A new survey from the Internet Innovation Alliance (IIA) finds that data privacy and security concerns are generally shared across generations, with broad support for a national privacy law.
The survey, released today by IIA and polling firm CivicScience, aimed to find if younger, digital natives may have different attitudes towards privacy – but did not find much difference. IIA found that 67 percent of millennials expressed concern over financial information being stolen from online companies – close to the overall level of 74 percent for respondents of all ages. Similarly, 69 percent of millennials oppose companies using their data to make advertisements and content more relevant, not far off from the overall percentage of 75 percent opposed.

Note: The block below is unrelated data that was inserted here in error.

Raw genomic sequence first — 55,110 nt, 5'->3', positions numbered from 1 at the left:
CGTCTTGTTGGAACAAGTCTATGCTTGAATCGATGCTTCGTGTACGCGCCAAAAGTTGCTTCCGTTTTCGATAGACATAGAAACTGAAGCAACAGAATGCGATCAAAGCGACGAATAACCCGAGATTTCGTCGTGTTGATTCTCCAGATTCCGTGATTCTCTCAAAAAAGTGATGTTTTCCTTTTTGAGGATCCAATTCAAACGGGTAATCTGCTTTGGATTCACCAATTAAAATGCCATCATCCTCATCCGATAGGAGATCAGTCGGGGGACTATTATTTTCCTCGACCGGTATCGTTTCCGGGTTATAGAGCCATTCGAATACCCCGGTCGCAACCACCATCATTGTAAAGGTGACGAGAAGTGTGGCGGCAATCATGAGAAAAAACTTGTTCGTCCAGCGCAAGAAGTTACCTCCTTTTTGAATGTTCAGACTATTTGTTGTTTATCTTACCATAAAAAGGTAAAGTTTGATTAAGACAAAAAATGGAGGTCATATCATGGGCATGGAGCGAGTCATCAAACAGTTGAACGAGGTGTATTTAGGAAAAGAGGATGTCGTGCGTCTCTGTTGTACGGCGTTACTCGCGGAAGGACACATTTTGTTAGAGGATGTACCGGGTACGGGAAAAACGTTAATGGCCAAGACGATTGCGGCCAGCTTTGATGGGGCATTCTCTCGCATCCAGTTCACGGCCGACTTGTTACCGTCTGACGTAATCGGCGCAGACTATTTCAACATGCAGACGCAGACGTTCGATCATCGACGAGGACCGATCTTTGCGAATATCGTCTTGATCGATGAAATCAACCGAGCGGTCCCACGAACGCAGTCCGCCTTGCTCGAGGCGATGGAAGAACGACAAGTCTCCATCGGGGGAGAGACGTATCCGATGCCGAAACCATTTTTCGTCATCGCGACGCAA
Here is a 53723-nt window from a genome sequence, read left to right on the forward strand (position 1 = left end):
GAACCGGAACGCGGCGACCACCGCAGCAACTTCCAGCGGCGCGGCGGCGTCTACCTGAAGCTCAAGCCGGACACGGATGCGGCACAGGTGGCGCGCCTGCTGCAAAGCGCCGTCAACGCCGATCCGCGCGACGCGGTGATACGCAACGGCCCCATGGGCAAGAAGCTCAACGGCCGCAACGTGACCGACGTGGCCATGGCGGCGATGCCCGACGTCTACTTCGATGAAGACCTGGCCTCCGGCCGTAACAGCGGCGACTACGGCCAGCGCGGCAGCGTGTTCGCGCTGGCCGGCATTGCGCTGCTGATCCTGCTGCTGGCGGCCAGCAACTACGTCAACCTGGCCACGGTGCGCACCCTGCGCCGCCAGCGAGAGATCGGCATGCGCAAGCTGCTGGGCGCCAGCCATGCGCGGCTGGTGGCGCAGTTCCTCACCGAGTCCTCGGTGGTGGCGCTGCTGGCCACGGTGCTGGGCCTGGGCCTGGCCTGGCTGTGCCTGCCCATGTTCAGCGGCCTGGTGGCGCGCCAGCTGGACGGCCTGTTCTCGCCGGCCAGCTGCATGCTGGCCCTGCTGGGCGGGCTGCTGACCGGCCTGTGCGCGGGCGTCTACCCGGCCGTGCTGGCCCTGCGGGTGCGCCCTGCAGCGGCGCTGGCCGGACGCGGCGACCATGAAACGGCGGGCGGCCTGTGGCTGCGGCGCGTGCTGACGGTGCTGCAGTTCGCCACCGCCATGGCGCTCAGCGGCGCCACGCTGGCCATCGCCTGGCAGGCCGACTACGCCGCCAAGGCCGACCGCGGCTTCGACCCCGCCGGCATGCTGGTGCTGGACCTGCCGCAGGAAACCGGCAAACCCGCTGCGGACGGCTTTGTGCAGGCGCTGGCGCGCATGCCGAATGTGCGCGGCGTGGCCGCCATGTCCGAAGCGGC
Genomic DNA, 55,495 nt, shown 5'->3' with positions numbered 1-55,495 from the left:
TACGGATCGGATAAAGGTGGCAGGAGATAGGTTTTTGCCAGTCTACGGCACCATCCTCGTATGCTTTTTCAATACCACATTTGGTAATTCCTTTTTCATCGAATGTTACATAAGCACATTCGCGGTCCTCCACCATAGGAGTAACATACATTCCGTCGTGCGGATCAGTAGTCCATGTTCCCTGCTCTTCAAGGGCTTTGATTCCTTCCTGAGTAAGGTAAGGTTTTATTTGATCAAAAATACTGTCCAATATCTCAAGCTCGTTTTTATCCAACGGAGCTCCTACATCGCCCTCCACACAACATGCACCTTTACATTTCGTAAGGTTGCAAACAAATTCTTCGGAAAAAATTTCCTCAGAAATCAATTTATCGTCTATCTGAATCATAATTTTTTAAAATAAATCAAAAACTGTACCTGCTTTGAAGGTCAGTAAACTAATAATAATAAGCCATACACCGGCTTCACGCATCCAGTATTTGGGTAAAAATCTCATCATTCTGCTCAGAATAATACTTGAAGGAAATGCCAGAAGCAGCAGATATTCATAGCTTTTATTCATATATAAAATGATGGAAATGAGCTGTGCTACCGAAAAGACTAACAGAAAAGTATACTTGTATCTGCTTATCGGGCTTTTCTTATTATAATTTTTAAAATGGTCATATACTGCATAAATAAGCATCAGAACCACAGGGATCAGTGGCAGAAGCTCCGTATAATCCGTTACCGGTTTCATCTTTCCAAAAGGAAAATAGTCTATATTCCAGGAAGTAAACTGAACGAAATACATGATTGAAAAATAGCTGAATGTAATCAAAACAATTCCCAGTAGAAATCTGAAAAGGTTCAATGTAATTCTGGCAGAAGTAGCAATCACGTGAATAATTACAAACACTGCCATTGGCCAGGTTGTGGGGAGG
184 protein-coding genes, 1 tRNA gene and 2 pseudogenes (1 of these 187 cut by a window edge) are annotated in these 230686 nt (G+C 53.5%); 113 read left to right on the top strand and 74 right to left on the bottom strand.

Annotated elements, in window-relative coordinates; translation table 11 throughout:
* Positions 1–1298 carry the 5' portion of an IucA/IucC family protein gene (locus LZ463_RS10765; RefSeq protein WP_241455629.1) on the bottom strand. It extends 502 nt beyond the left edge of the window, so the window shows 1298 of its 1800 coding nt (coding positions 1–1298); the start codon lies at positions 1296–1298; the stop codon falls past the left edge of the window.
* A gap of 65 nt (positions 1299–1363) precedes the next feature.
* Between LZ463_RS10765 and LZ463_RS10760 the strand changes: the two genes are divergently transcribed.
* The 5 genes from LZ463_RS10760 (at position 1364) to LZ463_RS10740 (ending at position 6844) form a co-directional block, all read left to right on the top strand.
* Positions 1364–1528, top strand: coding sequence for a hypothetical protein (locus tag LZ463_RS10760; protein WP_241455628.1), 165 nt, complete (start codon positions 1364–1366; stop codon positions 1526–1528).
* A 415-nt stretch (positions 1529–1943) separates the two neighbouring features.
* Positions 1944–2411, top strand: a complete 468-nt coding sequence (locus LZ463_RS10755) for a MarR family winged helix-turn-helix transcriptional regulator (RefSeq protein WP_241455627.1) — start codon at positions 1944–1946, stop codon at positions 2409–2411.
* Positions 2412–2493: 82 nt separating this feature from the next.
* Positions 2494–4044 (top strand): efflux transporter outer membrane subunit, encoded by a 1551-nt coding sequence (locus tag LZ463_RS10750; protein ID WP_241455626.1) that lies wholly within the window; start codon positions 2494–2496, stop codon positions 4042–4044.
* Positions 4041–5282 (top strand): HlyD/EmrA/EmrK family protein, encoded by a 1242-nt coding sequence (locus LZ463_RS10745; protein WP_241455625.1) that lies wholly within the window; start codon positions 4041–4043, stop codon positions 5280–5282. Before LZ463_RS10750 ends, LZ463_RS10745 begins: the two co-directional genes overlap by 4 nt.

“According to the survey results, the answer is clear: millennials value their online privacy highly, are worried about the security of their personal data, and are worried companies that hold their personal information aren’t doing enough to protect it,” said Rick Boucher, honorary chairman of IIA and former member of Congress, on a media call.
The survey also asked about the need for Federal data privacy legislation, and found that 72 percent of adults support a single, national bill.
“Americans, regardless of demography, believe there is reason for concern when it comes to personal data online, and they think a national policy should be implemented to address these issues,” the survey states.
While IIA expressed its support for a data privacy bill that preempts state laws, the group declined to offer any further policy recommendations in the findings.
“This would be a decision for Congress to make, and we’re not suggesting a specific set of privacy principles that would be in the law,” said Boucher.